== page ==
Steve Miska, a veteran who retired as a colonel after 25 years in the Army, led the “Baghdad Underground Railroad,” which helped dozens of interpreters escape sectarian violence in 2007. The author of a new book chronicling that experience, Baghdad Underground Railroad: Saving American Allies in Iraq, he is currently executive director of the nonprofit First Amendment Voice, and continues to work to help interpreters in the Middle East. Before visiting Zócalo to discuss “What Does America Owe to Veterans of Its 21st-Century Wars?,” he talked in the green room about scuba diving, Iraqi hospitality, and embracing self-promotion.
What keeps you up at night?
The flag behind me on the wall that’s endorsed with the signatures of dozens of interpreters in Baghdad. They wanted to thank me for the work that our team did to help them qualify for the Special Immigrant Visa, but a lot of them didn’t qualify. So there are people in harm’s way right now, in Afghanistan most acutely, but there’s also a lot of Iraqis in danger in other conflict zones. … It’s really all about the advocacy effort at the end of the day. I just want to try to do better. I know we can do better by our closest partners in conflict zones.
What was the best food you ate while you were stationed in Iraq?
Just going to a sheikh’s house and experiencing the Iraqi hospitality where there’s a heaping tray of rice and vegetables with chicken or fish or lamb woven in there. Enjoying that sort of hospitality and enjoying the Iraqi food that went with it and washing it down with a little bit of chai—I was definitely a chai addict by the time I left. That was daily.
Do you still drink it here in the U.S.?
A little bit. It’s different in Iraq. There’s about a quarter to a half inch of sugar at the bottom of this glass. But that strong tea flavor is something that I drink, although I do defer to coffee. While I was in Iraq, my wife and kids were in Bavaria, so being in Europe you get really spoiled on a cappuccino and an espresso. So I’m conflicted between those two vices.
What word or phrase do you use most often?
In the nonprofit world, it’s “Citizenship is not a spectator sport.” Essentially it’s become our tagline. I tend to fall back to a few, like “You can’t wring your hands and roll up your sleeves at the same time.”
Were there any particular words or phrases that were most difficult for your interpreters to translate?
Humor tends to be most difficult to translate between languages, between cultures. The really savvy interpreters could pull it off, but usually they would be cueing us or cueing the Iraqi interpreter through gesture or the way they were speaking that a joke was coming, and then they would be able to translate it. We use a lot of colloquialisms, and that’s hard to translate.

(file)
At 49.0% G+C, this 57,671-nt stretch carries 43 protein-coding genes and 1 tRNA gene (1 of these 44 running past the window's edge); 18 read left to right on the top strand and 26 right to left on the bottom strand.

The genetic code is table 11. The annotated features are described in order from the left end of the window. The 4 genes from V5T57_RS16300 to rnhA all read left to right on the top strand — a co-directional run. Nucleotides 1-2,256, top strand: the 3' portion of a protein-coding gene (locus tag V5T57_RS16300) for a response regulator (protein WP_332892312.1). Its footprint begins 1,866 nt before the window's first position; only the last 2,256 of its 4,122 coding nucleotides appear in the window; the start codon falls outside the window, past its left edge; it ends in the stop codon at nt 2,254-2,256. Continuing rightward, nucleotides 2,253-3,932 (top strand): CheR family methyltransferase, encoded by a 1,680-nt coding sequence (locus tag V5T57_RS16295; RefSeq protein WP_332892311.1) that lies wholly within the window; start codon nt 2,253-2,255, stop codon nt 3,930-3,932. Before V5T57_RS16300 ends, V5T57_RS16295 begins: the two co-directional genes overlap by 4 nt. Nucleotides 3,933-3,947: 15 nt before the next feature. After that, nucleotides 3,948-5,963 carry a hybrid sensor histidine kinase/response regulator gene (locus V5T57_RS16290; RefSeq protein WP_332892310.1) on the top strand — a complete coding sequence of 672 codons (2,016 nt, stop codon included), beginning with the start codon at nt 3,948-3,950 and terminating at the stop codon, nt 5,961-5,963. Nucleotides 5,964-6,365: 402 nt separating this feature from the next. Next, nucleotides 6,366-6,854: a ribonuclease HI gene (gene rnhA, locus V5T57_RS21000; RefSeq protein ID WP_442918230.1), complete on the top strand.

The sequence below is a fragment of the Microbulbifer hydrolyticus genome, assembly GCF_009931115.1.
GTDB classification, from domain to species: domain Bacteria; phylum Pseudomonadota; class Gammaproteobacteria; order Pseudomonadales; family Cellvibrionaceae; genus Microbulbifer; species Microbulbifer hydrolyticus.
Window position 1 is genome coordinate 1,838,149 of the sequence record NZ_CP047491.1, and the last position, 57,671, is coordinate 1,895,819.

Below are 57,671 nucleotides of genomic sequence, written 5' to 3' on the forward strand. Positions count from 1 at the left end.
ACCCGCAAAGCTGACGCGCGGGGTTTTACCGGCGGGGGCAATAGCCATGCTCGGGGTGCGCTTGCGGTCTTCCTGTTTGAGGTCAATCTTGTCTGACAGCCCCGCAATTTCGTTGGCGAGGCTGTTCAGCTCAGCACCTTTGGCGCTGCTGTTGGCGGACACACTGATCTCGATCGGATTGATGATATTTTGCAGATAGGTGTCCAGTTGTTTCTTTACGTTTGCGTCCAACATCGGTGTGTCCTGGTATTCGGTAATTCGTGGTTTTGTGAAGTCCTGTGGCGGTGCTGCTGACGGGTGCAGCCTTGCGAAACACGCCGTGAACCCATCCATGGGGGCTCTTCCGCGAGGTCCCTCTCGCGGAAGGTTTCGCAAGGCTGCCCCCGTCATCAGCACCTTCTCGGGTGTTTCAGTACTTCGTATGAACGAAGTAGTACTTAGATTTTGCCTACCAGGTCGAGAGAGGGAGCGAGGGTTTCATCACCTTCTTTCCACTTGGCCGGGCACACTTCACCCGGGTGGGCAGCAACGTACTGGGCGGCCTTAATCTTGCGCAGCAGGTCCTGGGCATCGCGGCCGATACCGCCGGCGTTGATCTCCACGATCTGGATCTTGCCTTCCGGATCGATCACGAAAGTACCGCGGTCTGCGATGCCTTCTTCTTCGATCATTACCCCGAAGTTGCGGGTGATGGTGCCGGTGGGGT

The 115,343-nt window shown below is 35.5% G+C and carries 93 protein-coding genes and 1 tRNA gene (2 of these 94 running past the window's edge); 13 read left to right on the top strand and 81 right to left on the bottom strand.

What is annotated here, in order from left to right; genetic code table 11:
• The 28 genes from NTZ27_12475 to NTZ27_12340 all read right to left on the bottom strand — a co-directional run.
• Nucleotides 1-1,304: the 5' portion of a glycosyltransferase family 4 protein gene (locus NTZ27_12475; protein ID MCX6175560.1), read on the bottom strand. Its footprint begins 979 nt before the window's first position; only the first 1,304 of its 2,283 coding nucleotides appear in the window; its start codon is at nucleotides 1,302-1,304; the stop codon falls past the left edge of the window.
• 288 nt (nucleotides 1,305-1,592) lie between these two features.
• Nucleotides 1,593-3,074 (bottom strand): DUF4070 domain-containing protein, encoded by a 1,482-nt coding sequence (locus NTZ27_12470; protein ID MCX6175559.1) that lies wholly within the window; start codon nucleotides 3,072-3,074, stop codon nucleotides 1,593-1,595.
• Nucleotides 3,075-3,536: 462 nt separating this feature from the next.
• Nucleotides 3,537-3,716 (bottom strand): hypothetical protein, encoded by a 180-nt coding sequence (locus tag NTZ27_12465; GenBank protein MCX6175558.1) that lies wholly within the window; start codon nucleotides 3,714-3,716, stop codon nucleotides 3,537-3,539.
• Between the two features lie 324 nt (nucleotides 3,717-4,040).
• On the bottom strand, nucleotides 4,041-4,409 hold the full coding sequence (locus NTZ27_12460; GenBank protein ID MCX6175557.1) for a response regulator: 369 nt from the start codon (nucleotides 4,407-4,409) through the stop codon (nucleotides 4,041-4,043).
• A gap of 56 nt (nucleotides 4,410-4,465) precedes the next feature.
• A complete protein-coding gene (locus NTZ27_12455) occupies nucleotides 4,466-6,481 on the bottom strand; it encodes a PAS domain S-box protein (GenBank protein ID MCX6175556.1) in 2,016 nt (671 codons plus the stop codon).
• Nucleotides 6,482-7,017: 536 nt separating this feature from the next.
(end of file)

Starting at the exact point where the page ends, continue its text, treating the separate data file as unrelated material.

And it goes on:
What was the hardest thing about writing a book?
In the military we tend to have a culture of no self-promotion. It’s about the team, and our ability to accomplish the mission. So my mentors were trying to get me to write the book, and I said, “I’ll write a book about Iraqi interpreters.” They said, “The story needs a protagonist, and you need to be the protagonist.” And I resisted that. They were really patient with me, and they knew they’d wear me down at some point.
What’s the last great book you read?
On the fiction side, Martin Walker’s Bruno detective series about this detective in southern France who gets out of the French military and becomes the police chief for a town, but he’s the only cop in the town—that’s been super entertaining. I think there are 17 books in the series. It’s been very entertaining to me as a veteran who’s also hanging out in a small town and trying to have a normal life. I’ve got probably 10 books open in various spots in my house. I’m trying to get through Peter Singer’s book [LikeWar: The Weaponization of Social Media], and it keeps terrifying me because it’s about the disinformation space and how information warfare is assuming larger and larger roles between nations and between non-state actors.
What do you do to unwind?
When I finish my runs, about a mile or a half mile from the finish point, I take off my shoes and walk barefoot through the surf the rest of the way back. And I’m a scuba diver recreationally. That’s another world; you’re in outer space below the surface, and the ecosystems are incredible to learn about. I dive with a lot of underwater photographers and people who are gifted in that space. I’m just a spotter; I go down there, and I find things for them to shoot.
What’s your go-to karaoke song?
My wife and my buddy and his girlfriend all convinced me to celebrate my birthday on Catalina Island, and we ended up in a karaoke bar. I can usually hold my own with a little Jim Croce or something like that, but we ended the final song singing a duet of [Tommy Tutone’s] “867-5309/Jenny”—“don’t change your number.” We had a lot of fun with the audience and the crowd. That’s my best performance ever of karaoke.
What’s the best thing about being a veteran versus being on active duty?
On active duty, you don’t have a choice per se in terms of service—you’re just serving. And a lot of veterans nowadays are taking off their uniform, they want to serve in some capacity, and they struggle a bit with what that looks like. I’ve found you can be really creative in post-military life and carve your service into something that works for you, where you’re trying to make a difference in your community or your circles. That’s been really neat to explore and try to figure out.